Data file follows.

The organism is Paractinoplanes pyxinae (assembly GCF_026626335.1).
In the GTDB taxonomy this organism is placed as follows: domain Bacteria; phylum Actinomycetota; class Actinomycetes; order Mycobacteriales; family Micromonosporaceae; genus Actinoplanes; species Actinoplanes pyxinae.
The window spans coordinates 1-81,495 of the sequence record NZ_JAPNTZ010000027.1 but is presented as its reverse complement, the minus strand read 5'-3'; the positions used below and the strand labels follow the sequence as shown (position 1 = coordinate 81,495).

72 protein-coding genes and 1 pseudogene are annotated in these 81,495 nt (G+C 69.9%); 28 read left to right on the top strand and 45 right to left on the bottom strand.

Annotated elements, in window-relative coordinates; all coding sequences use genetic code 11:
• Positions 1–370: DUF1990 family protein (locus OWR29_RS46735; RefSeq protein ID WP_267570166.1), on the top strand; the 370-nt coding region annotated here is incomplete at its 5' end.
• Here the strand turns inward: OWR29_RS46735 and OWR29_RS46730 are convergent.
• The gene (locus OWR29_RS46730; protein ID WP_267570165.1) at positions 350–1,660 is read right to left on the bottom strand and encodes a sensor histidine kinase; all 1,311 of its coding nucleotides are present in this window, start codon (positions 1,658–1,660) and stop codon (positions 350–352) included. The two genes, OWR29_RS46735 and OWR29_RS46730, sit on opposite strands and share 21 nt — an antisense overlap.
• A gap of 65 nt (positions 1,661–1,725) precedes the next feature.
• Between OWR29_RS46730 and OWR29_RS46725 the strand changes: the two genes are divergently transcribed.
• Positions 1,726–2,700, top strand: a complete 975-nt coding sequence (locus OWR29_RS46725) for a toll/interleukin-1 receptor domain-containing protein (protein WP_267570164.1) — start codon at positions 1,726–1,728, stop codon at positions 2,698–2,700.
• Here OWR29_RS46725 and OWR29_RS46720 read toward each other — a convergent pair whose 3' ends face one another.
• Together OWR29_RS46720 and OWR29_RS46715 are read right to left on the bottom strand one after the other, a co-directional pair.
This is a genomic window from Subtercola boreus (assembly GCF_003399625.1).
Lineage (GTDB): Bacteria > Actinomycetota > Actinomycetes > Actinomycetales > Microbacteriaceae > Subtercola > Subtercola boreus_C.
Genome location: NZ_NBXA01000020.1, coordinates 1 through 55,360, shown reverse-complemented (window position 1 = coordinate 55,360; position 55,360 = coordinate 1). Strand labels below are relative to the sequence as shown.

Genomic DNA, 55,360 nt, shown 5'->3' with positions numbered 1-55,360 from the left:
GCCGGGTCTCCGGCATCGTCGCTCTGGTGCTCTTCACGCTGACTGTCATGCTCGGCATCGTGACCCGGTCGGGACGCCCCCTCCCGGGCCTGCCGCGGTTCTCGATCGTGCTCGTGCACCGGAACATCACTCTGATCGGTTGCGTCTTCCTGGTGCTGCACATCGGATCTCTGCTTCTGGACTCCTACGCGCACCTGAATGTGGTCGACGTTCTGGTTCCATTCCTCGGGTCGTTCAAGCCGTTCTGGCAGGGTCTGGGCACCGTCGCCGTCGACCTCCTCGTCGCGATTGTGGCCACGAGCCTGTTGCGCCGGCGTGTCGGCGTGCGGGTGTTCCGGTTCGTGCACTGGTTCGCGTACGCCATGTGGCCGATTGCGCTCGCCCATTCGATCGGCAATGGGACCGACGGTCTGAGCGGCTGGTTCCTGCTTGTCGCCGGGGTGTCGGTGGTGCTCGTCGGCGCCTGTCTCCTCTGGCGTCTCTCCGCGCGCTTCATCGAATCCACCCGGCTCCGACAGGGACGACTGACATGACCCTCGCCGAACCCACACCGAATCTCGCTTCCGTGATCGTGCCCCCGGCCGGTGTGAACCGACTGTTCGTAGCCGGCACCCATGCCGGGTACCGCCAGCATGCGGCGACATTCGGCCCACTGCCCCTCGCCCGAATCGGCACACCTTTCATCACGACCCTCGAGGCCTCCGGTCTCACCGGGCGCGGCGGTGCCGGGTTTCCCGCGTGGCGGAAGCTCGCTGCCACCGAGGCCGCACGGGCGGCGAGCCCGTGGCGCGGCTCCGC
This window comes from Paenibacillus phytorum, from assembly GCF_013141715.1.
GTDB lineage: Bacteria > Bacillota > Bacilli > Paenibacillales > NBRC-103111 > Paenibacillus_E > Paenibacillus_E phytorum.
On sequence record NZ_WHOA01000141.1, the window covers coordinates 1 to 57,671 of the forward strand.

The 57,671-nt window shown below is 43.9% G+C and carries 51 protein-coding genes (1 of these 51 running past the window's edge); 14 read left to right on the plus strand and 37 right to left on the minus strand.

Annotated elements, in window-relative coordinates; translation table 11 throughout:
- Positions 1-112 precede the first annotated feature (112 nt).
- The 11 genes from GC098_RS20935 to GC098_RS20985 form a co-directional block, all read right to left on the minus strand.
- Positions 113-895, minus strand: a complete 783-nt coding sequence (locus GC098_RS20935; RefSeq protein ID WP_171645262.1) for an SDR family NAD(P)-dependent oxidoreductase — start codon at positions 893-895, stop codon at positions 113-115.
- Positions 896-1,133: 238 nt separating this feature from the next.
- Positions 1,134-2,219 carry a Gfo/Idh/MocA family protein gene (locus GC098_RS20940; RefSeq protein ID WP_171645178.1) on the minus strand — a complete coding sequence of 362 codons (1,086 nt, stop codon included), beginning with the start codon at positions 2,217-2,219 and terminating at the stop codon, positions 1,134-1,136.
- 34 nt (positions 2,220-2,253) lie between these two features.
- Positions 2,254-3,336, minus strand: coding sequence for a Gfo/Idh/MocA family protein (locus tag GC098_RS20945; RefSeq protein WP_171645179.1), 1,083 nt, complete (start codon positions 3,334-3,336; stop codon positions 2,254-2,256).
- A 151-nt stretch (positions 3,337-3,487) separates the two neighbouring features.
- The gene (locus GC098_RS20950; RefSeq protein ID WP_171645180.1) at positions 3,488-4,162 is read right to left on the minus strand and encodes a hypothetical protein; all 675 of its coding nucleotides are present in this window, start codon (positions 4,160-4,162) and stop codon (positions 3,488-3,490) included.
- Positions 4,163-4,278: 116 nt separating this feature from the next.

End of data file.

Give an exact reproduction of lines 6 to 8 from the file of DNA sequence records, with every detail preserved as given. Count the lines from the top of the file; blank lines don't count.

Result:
• Positions 1–370: DUF1990 family protein (locus OWR29_RS46735; RefSeq protein ID WP_267570166.1), on the top strand; the 370-nt coding region annotated here is incomplete at its 5' end.
• Here the strand turns inward: OWR29_RS46735 and OWR29_RS46730 are convergent.
• The gene (locus OWR29_RS46730; protein ID WP_267570165.1) at positions 350–1,660 is read right to left on the bottom strand and encodes a sensor histidine kinase; all 1,311 of its coding nucleotides are present in this window, start codon (positions 1,658–1,660) and stop codon (positions 350–352) included. The two genes, OWR29_RS46735 and OWR29_RS46730, sit on opposite strands and share 21 nt — an antisense overlap.